Early experiments are beginning to show how genome-editing technologies such as CRISPR might one day fix disease-causing mutations before embryos are implanted. But refining the techniques and getting regulatory approval will take years. PGD has already helped thousands of couples. And whereas the expansion of PGD around the world has generally been slow, in China, it is starting to explode.
One. That is the total number of locally transmitted Zika cases confirmed in the continental United States this year, as of mid-August. That single case, recorded on 26 July in Hidalgo County in Texas, which borders Mexico, contrasts with hundreds of cases of local transmission last year.
President Donald Trump said Thursday that he plans to declare the opioid crisis a national emergency. Clearly, the massive increase in drug deaths warrant a serious government response. But what does a national emergency actually mean?
Computer algorithms trained on the images of thousands of preserved plants have learned to automatically identify species that have been pressed, dried and mounted on herbarium sheets, researchers report.
Of course it was going to happen — and now it has. Last week, an international team reported the use of CRISPR–Cas9 gene-editing techniques to correct a heart-wrenching mutation in human embryos. These attempts worked several times more efficiently than previous ones had, and avoided introducing new genetic errors. Although the embryos were never destined to be used for pregnancies (and have now been destroyed), the work — carried out mainly in the United States — makes it easy to foresee practical applications to genetically alter human embryos.
So far, the big winner in the great clone race has been Alan Meeker, chief executive officer of Crestview Genetics. Since 2010 the 52-year-old Texas oil heir has created close to 100 horse clones valued at $500,000 to $800,000 each, depending on how long the company’s raised them.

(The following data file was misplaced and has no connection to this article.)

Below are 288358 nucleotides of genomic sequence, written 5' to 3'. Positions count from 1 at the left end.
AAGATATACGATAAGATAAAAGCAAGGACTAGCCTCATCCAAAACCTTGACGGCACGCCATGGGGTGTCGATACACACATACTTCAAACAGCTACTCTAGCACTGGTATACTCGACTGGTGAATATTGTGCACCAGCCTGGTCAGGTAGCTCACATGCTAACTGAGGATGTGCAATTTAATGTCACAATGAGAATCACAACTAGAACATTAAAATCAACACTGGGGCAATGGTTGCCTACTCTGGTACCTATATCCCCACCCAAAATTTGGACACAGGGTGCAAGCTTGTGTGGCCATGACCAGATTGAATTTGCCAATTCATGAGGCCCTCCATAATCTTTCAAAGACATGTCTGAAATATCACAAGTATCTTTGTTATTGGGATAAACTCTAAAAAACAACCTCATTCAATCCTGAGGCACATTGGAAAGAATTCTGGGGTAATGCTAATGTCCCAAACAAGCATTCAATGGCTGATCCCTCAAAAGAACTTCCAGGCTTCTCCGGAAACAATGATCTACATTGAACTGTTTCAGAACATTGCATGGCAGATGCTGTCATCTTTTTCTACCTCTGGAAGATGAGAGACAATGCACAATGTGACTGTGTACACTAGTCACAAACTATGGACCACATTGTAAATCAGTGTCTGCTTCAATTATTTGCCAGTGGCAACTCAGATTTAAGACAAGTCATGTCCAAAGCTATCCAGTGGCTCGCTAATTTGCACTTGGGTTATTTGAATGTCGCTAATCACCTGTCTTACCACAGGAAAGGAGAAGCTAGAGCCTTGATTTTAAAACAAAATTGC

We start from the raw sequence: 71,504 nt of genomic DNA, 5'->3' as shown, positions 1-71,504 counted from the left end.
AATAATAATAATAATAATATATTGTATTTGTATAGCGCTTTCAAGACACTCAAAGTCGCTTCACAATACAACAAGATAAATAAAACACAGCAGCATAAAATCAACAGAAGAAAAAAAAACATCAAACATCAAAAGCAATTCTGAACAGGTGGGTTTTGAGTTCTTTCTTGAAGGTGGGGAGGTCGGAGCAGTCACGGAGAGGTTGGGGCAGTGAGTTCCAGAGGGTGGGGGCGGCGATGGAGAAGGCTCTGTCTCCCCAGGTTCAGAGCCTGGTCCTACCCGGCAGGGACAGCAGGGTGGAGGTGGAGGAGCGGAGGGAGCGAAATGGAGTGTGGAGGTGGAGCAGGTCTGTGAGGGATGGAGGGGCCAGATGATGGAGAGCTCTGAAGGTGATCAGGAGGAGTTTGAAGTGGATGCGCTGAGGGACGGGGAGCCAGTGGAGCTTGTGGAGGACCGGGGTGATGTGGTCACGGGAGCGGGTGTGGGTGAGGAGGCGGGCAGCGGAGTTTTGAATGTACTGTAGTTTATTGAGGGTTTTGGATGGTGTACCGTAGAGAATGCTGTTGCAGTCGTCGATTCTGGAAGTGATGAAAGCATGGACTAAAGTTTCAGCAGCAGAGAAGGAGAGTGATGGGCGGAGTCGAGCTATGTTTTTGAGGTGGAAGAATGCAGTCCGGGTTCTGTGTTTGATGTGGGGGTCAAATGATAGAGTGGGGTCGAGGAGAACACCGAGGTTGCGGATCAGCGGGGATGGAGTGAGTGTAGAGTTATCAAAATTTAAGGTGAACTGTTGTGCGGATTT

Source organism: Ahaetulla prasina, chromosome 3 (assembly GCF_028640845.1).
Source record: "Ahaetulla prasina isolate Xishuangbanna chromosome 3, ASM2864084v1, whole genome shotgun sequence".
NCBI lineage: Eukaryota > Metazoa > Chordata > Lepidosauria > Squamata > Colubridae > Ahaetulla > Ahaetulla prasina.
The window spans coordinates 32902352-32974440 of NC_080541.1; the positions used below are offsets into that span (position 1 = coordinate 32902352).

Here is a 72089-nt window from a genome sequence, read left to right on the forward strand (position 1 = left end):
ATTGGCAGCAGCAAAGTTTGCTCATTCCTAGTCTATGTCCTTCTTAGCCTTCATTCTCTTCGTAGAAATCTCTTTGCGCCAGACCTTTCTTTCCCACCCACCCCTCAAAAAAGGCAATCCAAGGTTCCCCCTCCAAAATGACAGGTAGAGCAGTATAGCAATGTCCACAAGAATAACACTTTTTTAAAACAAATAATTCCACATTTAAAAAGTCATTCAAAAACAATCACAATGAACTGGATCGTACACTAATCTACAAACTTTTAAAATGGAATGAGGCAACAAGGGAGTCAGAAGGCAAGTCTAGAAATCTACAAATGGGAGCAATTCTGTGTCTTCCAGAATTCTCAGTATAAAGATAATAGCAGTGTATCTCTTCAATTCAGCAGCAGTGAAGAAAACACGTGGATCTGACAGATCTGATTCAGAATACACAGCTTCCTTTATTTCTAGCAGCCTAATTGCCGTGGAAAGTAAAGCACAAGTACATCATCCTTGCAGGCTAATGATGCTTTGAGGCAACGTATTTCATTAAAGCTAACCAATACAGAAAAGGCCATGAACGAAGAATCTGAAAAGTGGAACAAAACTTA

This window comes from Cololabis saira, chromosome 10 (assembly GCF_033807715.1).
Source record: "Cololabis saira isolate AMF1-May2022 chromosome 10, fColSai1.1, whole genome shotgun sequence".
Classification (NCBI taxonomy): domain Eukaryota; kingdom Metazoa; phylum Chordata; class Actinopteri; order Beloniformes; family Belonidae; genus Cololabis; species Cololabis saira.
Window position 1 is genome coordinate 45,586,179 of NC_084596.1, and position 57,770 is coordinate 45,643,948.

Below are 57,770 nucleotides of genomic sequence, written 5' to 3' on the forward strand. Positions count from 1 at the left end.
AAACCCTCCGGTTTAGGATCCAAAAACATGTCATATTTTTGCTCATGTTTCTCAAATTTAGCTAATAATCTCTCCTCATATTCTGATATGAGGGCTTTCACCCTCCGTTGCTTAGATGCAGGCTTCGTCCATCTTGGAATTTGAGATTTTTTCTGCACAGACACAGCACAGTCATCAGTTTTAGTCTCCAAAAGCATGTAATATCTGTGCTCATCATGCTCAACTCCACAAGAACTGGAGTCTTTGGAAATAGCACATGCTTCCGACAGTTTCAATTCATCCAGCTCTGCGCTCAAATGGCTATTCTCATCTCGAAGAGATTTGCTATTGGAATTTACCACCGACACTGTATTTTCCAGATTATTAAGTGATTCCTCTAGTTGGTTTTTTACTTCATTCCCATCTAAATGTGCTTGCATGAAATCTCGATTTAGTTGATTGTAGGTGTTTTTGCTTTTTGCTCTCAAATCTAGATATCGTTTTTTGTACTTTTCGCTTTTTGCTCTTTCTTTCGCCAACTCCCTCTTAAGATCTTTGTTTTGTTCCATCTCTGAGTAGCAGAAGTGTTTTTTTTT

CRISPR, the powerful genome-editing tool, does a molecular tango to cut and modify DNA that is highly nuanced. The same subtlety applies to the public’s views on how best to use genome editing in humans, a new survey of adults in the United States shows.
An international team of researchers has used CRISPR–Cas9 gene editing — a technique that allows scientists to make precise changes to genomes with relative ease — to correct a disease-causing mutation in dozens of viable human embryos. The study represents a significant improvement in efficiency and accuracy over previous efforts.
Genetically engineered salmon has reached the dinner table. AquaBounty Technologies, the Maynard, Massachusetts, company that developed the fish, announced on 4 August that it has sold 10,000 pounds (4,535 kilograms) of its hotly debated product to customers in Canada.
Whether caused by a car accident that slams your head into the dashboard or repeated blows to your cranium from high-contact sports, traumatic brain injury can be permanent. There are no drugs to reverse the cognitive decline and memory loss, and any surgical interventions must be carried out within hours to be effective, according to the current medical wisdom. But a compound previously used to enhance memory in mice may offer hope: Rodents who took it up to a month after a concussion had memory capabilities similar to those that had never been injured.
MilliporeSigma, a subsidiary of pharmaceutical giant Merck KGaA of Darmstadt, Germany, has become a new major player in the complicated European patent battles over CRISPR, the revolutionary genome-editing tool.